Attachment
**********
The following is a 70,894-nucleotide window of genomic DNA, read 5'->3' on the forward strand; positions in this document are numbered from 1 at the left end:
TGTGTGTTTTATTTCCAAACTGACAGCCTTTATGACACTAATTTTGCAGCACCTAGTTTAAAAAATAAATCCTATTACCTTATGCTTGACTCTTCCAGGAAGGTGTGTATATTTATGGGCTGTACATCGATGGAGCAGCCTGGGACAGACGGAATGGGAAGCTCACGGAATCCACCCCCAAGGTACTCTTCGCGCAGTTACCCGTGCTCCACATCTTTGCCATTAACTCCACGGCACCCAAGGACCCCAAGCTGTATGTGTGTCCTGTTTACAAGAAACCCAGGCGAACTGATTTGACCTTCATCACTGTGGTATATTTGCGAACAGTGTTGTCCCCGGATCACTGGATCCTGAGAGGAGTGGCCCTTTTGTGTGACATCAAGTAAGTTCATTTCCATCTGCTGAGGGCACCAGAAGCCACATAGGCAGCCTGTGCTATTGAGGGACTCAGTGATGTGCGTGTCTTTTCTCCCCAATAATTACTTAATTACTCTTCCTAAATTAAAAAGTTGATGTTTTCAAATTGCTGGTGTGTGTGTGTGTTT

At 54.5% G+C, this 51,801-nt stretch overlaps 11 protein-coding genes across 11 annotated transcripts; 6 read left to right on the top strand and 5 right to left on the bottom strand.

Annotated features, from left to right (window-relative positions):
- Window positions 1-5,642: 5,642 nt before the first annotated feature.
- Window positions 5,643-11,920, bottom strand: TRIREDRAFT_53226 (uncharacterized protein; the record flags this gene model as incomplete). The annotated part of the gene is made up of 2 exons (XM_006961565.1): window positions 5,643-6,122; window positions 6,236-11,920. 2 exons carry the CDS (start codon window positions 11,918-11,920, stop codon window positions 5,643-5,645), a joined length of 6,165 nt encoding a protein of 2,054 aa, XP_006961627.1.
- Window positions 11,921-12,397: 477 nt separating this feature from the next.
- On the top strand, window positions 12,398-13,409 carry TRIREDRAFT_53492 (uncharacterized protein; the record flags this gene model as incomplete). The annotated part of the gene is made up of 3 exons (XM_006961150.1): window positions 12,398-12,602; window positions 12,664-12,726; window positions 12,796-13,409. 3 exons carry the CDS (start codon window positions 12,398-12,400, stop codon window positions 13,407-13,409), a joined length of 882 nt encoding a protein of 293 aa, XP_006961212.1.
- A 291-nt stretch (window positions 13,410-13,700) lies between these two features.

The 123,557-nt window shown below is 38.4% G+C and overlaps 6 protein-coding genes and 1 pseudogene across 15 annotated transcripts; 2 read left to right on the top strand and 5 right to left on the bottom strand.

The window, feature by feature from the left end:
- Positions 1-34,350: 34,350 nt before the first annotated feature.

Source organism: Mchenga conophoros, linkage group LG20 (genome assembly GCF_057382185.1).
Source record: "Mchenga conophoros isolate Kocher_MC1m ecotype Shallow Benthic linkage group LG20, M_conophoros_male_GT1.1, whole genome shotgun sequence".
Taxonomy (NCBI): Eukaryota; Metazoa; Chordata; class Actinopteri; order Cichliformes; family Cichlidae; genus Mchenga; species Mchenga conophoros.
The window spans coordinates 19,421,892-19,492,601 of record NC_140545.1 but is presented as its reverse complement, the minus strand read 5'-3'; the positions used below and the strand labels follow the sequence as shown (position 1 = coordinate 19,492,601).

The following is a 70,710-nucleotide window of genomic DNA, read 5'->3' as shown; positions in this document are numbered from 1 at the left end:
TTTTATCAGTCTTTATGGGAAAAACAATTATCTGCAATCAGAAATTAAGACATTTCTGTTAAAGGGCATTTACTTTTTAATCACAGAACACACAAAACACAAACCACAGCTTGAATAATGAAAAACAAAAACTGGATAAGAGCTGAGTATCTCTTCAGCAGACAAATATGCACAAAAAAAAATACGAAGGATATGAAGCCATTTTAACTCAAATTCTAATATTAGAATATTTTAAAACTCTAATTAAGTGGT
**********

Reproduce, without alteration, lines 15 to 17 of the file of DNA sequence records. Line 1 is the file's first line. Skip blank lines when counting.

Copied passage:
Taxonomy (NCBI): Eukaryota; Metazoa; Chordata; class Actinopteri; order Cichliformes; family Cichlidae; genus Mchenga; species Mchenga conophoros.
The window spans coordinates 19,421,892-19,492,601 of record NC_140545.1 but is presented as its reverse complement, the minus strand read 5'-3'; the positions used below and the strand labels follow the sequence as shown (position 1 = coordinate 19,492,601).

The following is a 70,710-nucleotide window of genomic DNA, read 5'->3' as shown; positions in this document are numbered from 1 at the left end: